“The present experience in our community with a contagious disease has shown the need of additional means for meeting such a contingency,” a newspaper declared, “and this philanthropic enterprise by Bishop Walsh will therefore be greatly appreciated by both the medical profession and the public.” Relocated a couple blocks down State Street and renamed Mercy Hospital in 1943, the institution celebrated its centennial last year.

October 1918 was a devastating month, the deadliest of the entire pandemic. The toll nationwide was 195,000 in October, including 2,554 Mainers. By Halloween, however, the plague seemed to have petered out, and churches and schools reopened. On Nov. 11, World War I officially ended. Veterans and survivors must have felt there was much to be grateful for that Thanksgiving.

Then, in December, the second deadly wave of the pandemic arrived and continued into the first months of 1919. Upwards of 675,000 Americans died before it ran its course, and the toll in Maine ultimately doubled.

The U.S. Public Health Service launched a nationwide information campaign during the epidemic. “If you feel sick and believe you have ‘Spanish’ influenza, go to bed and send for the doctor,” the Health Service warned. “This is important. Don’t get up too soon, your heart feels as tired as your legs and needs rest. In all health matters follow your doctor’s advice and obey the regulations of your local and state health officers.”

Other than the anachronistic directive to request a house call, the message from public health officials is basically the same today: If you think you have the flu, stay home and rest and await further instructions. They also advise people to get the seasonal flu shots. Though the effectiveness of those vaccines is often quite limited, and occasionally negligible, the reasoning is that some protection is better than none at all.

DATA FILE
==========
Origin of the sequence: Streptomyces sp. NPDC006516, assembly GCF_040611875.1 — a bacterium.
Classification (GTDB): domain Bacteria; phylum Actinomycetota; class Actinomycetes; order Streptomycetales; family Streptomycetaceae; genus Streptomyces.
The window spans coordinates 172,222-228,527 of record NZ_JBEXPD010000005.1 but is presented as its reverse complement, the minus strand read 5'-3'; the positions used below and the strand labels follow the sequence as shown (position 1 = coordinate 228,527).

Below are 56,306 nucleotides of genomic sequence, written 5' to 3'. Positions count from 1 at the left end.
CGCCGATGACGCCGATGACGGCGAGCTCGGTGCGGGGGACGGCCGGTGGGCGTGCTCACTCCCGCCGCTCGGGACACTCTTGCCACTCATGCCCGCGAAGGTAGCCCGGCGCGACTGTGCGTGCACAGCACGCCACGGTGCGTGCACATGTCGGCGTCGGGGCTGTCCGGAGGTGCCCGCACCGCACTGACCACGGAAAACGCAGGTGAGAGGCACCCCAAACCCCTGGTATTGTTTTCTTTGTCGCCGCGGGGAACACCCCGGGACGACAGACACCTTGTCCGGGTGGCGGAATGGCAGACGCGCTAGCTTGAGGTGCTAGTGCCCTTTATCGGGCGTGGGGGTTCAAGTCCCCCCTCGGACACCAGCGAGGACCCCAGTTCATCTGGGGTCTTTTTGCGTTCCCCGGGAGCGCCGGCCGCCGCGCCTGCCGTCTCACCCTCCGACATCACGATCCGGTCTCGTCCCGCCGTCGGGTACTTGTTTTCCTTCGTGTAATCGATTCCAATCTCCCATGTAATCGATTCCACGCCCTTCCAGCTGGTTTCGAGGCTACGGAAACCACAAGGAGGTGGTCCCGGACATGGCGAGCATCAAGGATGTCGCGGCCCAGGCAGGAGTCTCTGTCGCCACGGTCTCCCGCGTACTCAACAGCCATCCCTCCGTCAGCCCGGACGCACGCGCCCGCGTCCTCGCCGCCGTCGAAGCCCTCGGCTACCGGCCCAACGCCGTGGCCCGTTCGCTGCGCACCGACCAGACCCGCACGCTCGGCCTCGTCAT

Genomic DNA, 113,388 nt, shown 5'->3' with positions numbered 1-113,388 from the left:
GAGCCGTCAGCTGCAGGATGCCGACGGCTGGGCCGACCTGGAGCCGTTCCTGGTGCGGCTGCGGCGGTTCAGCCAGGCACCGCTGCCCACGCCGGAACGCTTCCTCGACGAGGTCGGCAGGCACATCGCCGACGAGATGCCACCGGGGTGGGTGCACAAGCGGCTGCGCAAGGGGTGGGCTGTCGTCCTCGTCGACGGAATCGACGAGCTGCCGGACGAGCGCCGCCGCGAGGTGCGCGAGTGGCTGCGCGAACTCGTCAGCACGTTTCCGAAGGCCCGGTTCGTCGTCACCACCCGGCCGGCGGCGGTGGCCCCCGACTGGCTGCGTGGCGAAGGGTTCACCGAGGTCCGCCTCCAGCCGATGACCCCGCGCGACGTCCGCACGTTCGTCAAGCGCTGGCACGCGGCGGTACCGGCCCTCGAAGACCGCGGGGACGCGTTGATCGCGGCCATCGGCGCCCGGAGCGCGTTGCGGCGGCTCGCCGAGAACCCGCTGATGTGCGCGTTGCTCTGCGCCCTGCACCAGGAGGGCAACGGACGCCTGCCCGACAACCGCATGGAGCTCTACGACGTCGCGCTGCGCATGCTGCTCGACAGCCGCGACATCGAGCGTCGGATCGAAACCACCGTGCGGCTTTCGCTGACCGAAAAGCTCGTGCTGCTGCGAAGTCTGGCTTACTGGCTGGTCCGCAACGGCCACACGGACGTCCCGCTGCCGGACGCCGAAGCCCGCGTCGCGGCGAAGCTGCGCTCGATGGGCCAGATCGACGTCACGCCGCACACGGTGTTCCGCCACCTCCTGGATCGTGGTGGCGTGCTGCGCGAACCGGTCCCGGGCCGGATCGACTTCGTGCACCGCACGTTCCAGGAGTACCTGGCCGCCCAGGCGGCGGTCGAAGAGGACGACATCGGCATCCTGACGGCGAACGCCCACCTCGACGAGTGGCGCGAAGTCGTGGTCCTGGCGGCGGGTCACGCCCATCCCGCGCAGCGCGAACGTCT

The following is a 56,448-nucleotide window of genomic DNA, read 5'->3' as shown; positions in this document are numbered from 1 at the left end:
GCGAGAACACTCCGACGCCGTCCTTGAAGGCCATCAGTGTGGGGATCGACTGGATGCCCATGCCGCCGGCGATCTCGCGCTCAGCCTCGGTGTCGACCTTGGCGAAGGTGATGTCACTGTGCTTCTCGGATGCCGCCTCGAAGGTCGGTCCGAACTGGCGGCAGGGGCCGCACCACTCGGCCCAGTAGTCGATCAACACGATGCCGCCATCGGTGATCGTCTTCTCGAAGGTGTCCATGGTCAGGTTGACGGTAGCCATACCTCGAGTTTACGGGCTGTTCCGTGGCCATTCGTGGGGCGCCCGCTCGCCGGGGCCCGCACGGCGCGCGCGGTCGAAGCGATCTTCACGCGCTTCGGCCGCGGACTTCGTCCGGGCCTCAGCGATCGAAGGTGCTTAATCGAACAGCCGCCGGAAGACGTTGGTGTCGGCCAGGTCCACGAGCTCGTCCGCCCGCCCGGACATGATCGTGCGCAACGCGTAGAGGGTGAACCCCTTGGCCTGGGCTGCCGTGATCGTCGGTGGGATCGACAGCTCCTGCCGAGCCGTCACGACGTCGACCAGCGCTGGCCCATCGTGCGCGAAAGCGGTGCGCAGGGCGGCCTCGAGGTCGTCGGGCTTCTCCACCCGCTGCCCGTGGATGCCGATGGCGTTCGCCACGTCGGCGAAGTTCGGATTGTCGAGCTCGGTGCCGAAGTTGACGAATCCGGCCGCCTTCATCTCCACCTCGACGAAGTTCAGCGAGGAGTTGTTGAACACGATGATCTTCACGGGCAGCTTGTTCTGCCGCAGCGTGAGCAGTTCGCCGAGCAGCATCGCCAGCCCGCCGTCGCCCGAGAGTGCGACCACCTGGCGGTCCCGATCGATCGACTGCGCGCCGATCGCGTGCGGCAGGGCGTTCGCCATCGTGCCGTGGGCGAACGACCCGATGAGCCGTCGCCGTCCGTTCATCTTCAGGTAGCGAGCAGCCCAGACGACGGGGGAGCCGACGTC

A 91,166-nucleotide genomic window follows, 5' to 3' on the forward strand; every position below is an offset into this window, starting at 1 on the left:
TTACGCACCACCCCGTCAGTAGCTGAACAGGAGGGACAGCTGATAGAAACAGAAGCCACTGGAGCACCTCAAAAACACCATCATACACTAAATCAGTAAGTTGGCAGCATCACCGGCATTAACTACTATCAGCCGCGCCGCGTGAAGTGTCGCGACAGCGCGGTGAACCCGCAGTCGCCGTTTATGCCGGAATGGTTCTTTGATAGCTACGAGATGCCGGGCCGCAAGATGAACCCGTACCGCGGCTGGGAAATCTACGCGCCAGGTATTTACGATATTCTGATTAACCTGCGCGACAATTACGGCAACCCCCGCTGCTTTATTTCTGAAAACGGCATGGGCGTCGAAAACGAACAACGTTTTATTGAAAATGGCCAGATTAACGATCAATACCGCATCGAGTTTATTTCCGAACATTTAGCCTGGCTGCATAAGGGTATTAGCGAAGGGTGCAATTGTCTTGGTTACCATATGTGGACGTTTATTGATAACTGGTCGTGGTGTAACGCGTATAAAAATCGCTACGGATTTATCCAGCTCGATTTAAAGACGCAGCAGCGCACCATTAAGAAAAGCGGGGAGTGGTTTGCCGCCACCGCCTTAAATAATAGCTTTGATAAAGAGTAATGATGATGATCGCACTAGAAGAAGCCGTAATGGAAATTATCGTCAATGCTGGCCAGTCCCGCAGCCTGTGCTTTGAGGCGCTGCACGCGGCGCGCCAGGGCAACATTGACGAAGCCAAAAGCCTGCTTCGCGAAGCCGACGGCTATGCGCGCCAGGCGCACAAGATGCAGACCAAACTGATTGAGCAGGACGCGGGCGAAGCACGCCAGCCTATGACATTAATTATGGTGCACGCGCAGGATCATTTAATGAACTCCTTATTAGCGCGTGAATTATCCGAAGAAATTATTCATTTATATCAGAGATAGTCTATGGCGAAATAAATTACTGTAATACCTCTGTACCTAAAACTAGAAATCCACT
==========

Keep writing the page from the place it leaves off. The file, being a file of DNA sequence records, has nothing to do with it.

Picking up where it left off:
Some public health experts, such as epidemiologist Michael Osterholm, believe a “universal vaccine” could be developed that would protect against a wide variety of flu strains and remain effective for many years, unlike seasonal flu shots. In his 2017 book Deadliest Enemy, co-written with Mark Olshaker, Osterholm estimates it could take seven to 10 years, and just as many billions of dollars, to develop a universal vaccine that, once widely administered, “could save more lives in just a few months than all the emergency rooms in the United States have done in the last fifty years.”

Ten billion dollars isn’t a lot compared to, say, the Pentagon’s budget ($674 billion) or Jeff Bezos’ net worth ($140 billion, pre-divorce), but as was the case a century ago, our war-torn world lacks the political will (and the economic incentive) to devote sufficient resources to the effort. In a New York Times op-ed published last year, Osterholm noted that though the National Institutes of Health has declared the development of “game-changing” vaccines a priority, “there is no apparent effort to make these vaccines a priority in the current administration.”